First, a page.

The clock struck Xero Hour at Dewings this week.
Since we first started this blog I had this post slotted into the plan as a kind of timetable of events for our first day. ‘Xero Hour’ I would wittily call it (genius), and it would detail the frantic state of day one as we wrestled to adopt this new and kinda weird looking stranger into the Dewings family.
Here’s what ended up being my notes from the day:
8:07am – arrived at work.
8:18am – entered results for footy tips (some matters take priority over all others).
8:47am – set up laptop, projector and video camera in conference room for WorkflowMax training.
…and that’s it.
Tim from FGS stepping into the breach and training the team Monday morning. Video available at all good DVD outlets.
I wanted to document the day a lot more thoroughly than that, but it never happened. You might think that the reason for this is that we were so busy putting out fires that there simply wasn’t the time. And certainly the morning was a busy one. But by the afternoon, there really wasn’t that much to report. If I was to add some post-dated entries now, they’d be:
11:15am (ish) – completed WorkflowMax initial training to enable us to enter time.
11:30am (ish) – located list of jobs in progress and set about getting those into the system so that time could be allocated. This was meant to be done prior to 30th June but we overlooked it and only noticed during training that there were no jobs in there yet.
1:22pm (precisely) – sent email to the team advising that all current jobs were in there and that they could start entering time.
Naturally there were a few questions and issues that needed to be resolved during the afternoon. But overall, the afternoon was characterised largely by its normality. So much for my dramatic ‘live from the warzone’ post!
FGS have been a big part of that. They’ve had all of the answers to our questions, and have been incredibly helpful and patient for the most minute of queries. We can’t emphasise enough the value in having someone like FGS to help make Xero work in an accounting practice. Even with our short timeframe, they have made sure that everything that needed to be done happened on time.
So far, we’re really just using WorkflowMax (WFM) with a little Xero by a select few staff. For WFM, the relative calm has largely been because our team members can see how to correlate what they have been doing with what they now need to do. There is some adjustment, of course, but in the end, they’re just recording time in a timesheet.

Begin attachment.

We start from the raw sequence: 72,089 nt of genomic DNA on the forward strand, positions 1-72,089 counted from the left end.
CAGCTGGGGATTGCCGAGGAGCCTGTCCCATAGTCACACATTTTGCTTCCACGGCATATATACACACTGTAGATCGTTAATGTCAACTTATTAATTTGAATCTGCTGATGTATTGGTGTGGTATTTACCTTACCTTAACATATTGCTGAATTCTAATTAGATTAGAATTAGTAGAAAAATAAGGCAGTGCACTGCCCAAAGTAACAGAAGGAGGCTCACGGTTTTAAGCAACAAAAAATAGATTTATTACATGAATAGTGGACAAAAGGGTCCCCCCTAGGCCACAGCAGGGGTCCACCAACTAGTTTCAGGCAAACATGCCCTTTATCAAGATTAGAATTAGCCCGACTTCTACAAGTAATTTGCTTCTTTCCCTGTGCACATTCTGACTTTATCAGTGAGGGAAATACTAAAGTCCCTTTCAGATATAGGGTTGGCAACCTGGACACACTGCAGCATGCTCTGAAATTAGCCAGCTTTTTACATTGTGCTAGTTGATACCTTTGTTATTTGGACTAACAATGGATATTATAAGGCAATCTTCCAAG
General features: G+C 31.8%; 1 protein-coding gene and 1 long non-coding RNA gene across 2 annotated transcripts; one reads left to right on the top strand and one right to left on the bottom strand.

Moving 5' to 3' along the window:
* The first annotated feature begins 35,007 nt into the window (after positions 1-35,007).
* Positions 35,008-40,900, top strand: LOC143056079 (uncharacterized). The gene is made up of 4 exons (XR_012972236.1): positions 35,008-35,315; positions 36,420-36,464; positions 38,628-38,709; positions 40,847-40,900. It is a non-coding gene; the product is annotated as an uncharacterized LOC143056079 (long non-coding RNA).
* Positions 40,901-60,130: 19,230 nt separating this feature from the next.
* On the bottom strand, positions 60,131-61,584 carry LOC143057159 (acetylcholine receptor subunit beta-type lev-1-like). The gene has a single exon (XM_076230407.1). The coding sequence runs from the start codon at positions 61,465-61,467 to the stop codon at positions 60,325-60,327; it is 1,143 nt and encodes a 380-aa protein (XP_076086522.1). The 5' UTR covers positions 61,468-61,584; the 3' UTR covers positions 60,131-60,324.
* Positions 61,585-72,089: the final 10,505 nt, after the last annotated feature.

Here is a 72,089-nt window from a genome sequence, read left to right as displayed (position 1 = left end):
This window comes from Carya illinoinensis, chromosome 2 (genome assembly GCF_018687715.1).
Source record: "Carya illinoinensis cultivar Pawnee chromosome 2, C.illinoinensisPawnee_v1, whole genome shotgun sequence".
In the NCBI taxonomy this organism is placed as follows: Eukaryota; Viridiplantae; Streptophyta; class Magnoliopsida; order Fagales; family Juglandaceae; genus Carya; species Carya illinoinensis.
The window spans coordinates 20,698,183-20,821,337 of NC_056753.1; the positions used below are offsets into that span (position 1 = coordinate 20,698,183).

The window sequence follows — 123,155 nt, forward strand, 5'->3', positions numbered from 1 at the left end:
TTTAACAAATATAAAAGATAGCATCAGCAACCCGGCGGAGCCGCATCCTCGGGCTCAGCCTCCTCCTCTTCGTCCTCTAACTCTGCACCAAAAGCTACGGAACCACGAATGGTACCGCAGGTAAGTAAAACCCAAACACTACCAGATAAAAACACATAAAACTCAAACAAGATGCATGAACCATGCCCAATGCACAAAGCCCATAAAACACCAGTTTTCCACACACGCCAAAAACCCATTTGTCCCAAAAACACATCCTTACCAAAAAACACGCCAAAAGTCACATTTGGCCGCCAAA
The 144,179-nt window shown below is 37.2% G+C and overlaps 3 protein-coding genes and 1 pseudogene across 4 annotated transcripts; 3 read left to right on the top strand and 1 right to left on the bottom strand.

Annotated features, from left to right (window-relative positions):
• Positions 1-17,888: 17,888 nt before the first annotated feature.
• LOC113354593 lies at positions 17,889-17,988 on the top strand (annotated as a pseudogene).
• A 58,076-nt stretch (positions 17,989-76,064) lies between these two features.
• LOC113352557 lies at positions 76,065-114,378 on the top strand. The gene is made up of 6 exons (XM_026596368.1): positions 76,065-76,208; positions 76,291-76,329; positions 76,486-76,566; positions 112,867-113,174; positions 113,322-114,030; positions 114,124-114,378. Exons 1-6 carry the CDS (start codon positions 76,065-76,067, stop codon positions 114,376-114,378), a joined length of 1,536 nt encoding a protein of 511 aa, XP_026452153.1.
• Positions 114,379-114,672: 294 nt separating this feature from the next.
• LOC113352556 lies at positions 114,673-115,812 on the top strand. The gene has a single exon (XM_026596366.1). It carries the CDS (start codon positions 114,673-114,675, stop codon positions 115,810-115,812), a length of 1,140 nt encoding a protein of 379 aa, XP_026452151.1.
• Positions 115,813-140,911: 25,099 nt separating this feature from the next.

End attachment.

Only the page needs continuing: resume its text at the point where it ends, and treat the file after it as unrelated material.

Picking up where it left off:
Actual photo of team response to new systems
We want to affirm that it’s very much a case of ‘so far so good’ with WFM. But we’ve also pledged to give you the straight dope – a warts and all account of our journey. And we know that you know that no system change is ever a worry-free frolic in the meadows. So it would be disingenuous of us not to mention some of the teething problems and adjustments we’ve had to make so far. Like a bride-to-be preparing for her big day, we’ve been a little gushy before the event, swept off our collective feet by the anticipation of all of the possibilities that lie ahead. Now it’s our first week of having to live with each other.
It’s worth noting firstly, for the uninitiated, that WFM is job based. What you’re trying to do with it is manage and monitor jobs in your system.
The complaints at this early stage have been:
- It’s slow – It’s web based, and we all know how sometimes your browser can just pause for a little while, as it thinks and processes. So each time you enter a time, you have to wait for it to save, and that can be slow going compared to a locally hosted system when you’re entering a bunch of items.
- Entering time should be tabular – This is really an extension of the above. Because each entry must be saved individually, not only can you not enter multiple line items in at once, but reviewing and editing is a little cumbersome too, especially if you’re used to just being able to click on a field and change it. With WFM you must first click on the line item in a list, wait for the page to render, then edit the item, then save again, and so on. Bottom line we think is that it would be great to be able to see all time for the day in a table where any field could be freely edited simply by clicking it, instead of having to go to a separate page for each item first.